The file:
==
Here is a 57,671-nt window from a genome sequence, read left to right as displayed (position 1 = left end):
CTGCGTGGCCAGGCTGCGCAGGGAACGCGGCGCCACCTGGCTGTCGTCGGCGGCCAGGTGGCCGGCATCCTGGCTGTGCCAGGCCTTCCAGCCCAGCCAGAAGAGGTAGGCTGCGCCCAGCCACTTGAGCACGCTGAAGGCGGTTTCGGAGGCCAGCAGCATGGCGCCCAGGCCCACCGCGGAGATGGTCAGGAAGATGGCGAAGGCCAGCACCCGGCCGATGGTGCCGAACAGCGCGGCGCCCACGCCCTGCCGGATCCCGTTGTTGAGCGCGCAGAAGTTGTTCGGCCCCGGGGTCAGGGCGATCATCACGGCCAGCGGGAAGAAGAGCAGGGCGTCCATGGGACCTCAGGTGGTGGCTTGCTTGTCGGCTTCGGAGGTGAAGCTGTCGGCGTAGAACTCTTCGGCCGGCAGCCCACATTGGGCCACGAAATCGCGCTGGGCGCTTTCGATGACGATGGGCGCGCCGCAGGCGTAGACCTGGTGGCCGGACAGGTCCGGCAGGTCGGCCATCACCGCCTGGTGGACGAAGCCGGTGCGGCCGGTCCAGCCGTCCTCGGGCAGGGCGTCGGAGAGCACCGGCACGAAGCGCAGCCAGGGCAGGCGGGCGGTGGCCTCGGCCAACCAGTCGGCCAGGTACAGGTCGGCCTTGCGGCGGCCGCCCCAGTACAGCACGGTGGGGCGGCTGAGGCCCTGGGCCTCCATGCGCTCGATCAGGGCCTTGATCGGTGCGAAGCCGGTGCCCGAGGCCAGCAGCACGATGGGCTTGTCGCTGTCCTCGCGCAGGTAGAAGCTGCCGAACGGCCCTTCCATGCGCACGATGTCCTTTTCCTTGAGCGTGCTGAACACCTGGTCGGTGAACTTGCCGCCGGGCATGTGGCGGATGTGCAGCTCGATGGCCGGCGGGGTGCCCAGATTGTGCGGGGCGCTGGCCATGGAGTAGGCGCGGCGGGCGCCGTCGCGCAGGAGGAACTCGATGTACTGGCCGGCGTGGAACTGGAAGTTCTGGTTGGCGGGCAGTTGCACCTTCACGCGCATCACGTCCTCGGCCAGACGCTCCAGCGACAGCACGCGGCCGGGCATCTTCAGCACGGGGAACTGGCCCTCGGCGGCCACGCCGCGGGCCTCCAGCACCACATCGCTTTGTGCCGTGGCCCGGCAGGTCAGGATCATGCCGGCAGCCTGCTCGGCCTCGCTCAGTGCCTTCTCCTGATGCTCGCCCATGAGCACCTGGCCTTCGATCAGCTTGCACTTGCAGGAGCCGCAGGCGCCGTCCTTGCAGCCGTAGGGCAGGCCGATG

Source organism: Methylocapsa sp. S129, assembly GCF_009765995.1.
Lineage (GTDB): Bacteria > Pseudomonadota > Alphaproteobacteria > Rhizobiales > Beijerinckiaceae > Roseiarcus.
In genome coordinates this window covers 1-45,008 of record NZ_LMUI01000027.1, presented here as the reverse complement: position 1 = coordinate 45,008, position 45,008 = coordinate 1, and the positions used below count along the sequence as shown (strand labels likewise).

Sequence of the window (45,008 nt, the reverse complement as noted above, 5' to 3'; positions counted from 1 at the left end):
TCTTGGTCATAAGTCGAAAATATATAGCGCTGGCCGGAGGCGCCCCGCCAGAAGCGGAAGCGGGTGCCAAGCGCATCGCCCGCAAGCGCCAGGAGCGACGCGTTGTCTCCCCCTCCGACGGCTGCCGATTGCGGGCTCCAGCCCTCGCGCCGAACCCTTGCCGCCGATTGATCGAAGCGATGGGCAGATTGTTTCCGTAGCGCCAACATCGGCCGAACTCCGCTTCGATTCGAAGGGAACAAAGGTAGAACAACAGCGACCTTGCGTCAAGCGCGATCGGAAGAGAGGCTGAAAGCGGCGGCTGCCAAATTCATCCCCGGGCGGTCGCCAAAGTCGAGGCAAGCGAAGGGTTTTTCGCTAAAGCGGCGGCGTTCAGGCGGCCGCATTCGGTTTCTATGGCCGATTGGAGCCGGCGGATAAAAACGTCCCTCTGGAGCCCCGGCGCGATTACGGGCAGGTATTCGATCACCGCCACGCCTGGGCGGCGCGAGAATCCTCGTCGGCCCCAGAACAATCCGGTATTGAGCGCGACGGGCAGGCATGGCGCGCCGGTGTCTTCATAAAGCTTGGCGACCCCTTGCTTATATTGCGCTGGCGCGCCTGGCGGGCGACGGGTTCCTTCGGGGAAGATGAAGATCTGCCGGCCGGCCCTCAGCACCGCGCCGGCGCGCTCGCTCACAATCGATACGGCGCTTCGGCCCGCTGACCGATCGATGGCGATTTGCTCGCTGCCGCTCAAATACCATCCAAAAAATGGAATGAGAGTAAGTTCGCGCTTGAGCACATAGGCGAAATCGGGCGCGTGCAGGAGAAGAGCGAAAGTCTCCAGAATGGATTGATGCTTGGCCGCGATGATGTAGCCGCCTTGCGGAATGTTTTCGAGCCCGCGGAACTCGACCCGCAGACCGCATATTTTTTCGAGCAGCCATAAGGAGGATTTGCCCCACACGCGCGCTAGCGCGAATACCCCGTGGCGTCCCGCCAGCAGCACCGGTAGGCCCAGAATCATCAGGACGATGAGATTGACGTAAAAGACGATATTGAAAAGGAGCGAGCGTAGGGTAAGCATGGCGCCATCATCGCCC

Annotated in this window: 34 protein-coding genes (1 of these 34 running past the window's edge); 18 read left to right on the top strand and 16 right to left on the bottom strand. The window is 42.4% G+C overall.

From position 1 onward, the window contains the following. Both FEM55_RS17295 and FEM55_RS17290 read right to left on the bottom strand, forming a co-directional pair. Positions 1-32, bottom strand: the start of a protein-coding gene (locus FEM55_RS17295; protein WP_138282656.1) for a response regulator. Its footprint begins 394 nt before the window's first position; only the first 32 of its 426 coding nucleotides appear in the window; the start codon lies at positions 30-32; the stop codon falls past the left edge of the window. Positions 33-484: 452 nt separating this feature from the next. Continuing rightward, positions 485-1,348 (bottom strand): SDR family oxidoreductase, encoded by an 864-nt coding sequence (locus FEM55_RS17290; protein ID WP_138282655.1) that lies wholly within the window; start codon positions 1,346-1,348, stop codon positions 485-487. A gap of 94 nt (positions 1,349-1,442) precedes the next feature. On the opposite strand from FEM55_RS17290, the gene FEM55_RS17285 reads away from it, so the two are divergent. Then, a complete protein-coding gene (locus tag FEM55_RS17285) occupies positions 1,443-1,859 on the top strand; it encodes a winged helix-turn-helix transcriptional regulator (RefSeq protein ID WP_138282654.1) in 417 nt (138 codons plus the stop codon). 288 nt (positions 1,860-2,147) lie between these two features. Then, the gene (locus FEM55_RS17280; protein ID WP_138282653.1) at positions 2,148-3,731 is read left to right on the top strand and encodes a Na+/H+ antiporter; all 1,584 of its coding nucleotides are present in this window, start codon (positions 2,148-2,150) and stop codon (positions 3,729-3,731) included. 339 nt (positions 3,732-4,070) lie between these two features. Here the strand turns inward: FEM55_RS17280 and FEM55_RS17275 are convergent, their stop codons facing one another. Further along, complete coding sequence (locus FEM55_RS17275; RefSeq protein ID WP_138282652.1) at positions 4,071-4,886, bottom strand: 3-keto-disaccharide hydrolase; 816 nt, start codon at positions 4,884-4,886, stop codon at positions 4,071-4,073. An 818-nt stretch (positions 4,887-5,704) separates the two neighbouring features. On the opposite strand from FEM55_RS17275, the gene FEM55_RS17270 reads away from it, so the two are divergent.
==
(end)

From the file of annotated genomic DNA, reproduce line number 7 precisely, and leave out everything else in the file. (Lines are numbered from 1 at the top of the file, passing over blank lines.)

TCTTGGTCATAAGTCGAAAATATATAGCGCTGGCCGGAGGCGCCCCGCCAGAAGCGGAAGCGGGTGCCAAGCGCATCGCCCGCAAGCGCCAGGAGCGACGCGTTGTCTCCCCCTCCGACGGCTGCCGATTGCGGGCTCCAGCCCTCGCGCCGAACCCTTGCCGCCGATTGATCGAAGCGATGGGCAGATTGTTTCCGTAGCGCCAACATCGGCCGAACTCCGCTTCGATTCGAAGGGAACAAAGGTAGAACAACAGCGACCTTGCGTCAAGCGCGATCGGAAGAGAGGCTGAAAGCGGCGGCTGCCAAATTCATCCCCGGGCGGTCGCCAAAGTCGAGGCAAGCGAAGGGTTTTTCGCTAAAGCGGCGGCGTTCAGGCGGCCGCATTCGGTTTCTATGGCCGATTGGAGCCGGCGGATAAAAACGTCCCTCTGGAGCCCCGGCGCGATTACGGGCAGGTATTCGATCACCGCCACGCCTGGGCGGCGCGAGAATCCTCGTCGGCCCCAGAACAATCCGGTATTGAGCGCGACGGGCAGGCATGGCGCGCCGGTGTCTTCATAAAGCTTGGCGACCCCTTGCTTATATTGCGCTGGCGCGCCTGGCGGGCGACGGGTTCCTTCGGGGAAGATGAAGATCTGCCGGCCGGCCCTCAGCACCGCGCCGGCGCGCTCGCTCACAATCGATACGGCGCTTCGGCCCGCTGACCGATCGATGGCGATTTGCTCGCTGCCGCTCAAATACCATCCAAAAAATGGAATGAGAGTAAGTTCGCGCTTGAGCACATAGGCGAAATCGGGCGCGTGCAGGAGAAGAGCGAAAGTCTCCAGAATGGATTGATGCTTGGCCGCGATGATGTAGCCGCCTTGCGGAATGTTTTCGAGCCCGCGGAACTCGACCCGCAGACCGCATATTTTTTCGAGCAGCCATAAGGAGGATTTGCCCCACACGCGCGCTAGCGCGAATACCCCGTGGCGTCCCGCCAGCAGCACCGGTAGGCCCAGAATCATCAGGACGATGAGATTGACGTAAAAGACGATATTGAAAAGGAGCGAGCGTAGGGTAAGCATGGCGCCATCATCGCCC